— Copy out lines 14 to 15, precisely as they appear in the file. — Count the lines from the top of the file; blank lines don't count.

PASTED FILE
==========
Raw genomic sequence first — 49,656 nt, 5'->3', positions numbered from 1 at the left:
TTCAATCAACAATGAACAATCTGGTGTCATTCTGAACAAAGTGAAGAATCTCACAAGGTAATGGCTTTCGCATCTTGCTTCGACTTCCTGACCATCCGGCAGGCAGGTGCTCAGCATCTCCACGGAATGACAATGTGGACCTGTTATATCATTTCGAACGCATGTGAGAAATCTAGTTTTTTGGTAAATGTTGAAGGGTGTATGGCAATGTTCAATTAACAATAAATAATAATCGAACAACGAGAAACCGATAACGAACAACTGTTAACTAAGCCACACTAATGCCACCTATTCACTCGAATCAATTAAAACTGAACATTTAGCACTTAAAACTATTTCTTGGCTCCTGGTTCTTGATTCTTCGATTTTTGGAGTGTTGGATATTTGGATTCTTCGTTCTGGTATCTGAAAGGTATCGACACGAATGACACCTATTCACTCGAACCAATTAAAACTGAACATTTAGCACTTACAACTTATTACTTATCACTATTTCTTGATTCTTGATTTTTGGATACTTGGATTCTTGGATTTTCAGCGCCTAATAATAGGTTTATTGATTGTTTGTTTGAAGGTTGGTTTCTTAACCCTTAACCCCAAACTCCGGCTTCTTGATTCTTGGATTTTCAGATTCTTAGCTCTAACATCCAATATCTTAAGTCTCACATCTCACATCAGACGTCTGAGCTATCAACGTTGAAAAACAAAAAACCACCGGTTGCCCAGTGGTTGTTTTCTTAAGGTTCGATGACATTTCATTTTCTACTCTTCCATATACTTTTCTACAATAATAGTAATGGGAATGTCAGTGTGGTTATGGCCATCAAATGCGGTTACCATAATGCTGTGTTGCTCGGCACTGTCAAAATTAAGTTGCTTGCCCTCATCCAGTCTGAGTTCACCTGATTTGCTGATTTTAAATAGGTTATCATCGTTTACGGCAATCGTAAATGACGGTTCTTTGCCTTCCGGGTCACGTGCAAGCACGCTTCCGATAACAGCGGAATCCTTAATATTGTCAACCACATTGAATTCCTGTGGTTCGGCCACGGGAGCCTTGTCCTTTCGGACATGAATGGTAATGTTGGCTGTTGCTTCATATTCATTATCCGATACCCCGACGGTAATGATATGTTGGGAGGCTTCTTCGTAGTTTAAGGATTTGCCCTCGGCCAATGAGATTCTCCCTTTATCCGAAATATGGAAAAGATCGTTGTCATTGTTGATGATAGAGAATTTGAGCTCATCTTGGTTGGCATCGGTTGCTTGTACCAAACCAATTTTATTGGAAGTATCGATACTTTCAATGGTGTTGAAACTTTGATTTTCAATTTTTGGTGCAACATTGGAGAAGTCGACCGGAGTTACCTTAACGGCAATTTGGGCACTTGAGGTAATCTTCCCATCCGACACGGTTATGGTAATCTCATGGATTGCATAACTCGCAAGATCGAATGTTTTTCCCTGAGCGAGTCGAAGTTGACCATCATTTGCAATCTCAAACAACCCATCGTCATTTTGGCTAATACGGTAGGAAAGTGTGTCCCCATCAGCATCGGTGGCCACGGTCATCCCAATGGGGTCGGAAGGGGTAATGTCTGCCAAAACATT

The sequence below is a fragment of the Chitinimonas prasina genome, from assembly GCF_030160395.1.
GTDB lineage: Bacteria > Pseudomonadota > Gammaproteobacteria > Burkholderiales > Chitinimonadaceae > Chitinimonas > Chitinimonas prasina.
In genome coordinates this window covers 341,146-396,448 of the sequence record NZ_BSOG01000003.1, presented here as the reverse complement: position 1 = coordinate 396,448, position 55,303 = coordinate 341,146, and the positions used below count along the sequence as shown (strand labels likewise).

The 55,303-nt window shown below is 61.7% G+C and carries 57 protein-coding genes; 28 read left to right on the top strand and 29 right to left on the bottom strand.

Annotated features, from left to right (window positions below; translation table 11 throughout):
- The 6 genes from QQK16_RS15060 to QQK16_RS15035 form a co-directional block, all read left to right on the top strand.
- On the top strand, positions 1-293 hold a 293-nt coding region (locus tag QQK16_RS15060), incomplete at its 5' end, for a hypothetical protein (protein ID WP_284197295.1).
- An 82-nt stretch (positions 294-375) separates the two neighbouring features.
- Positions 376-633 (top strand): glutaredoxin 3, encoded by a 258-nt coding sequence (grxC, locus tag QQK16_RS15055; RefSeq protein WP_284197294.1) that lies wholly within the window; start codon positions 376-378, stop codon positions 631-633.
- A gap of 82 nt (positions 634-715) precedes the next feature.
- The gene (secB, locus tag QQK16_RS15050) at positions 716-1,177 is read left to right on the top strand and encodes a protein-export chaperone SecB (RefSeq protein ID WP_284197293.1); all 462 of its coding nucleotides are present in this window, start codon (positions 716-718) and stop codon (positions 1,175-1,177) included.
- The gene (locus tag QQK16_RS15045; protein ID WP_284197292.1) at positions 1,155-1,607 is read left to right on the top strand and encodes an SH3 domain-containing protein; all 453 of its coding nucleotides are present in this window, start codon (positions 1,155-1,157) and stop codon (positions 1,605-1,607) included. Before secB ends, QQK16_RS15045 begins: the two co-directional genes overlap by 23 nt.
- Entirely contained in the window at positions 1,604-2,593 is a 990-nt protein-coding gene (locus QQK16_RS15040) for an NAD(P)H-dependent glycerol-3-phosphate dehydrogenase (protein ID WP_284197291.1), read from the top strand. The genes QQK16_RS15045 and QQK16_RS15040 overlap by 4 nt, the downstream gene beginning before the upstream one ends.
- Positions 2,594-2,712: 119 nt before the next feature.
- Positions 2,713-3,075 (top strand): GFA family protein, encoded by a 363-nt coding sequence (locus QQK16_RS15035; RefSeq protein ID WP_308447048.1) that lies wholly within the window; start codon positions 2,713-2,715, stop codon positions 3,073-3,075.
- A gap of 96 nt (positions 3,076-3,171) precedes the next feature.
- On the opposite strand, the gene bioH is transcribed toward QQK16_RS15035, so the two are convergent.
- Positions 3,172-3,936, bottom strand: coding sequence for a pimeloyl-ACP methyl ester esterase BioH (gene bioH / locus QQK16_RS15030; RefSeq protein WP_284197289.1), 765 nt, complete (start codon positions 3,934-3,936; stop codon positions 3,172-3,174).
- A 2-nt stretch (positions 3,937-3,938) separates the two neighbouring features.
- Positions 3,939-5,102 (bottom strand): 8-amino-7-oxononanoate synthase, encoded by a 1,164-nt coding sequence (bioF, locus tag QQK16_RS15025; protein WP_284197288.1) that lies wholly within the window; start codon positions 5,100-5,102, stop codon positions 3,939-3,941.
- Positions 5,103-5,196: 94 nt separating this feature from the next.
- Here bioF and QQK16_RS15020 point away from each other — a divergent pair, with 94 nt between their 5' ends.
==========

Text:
- The gene (locus tag QQK16_RS15045; protein ID WP_284197292.1) at positions 1,155-1,607 is read left to right on the top strand and encodes an SH3 domain-containing protein; all 453 of its coding nucleotides are present in this window, start codon (positions 1,155-1,157) and stop codon (positions 1,605-1,607) included. Before secB ends, QQK16_RS15045 begins: the two co-directional genes overlap by 23 nt.
- Entirely contained in the window at positions 1,604-2,593 is a 990-nt protein-coding gene (locus QQK16_RS15040) for an NAD(P)H-dependent glycerol-3-phosphate dehydrogenase (protein ID WP_284197291.1), read from the top strand. The genes QQK16_RS15045 and QQK16_RS15040 overlap by 4 nt, the downstream gene beginning before the upstream one ends.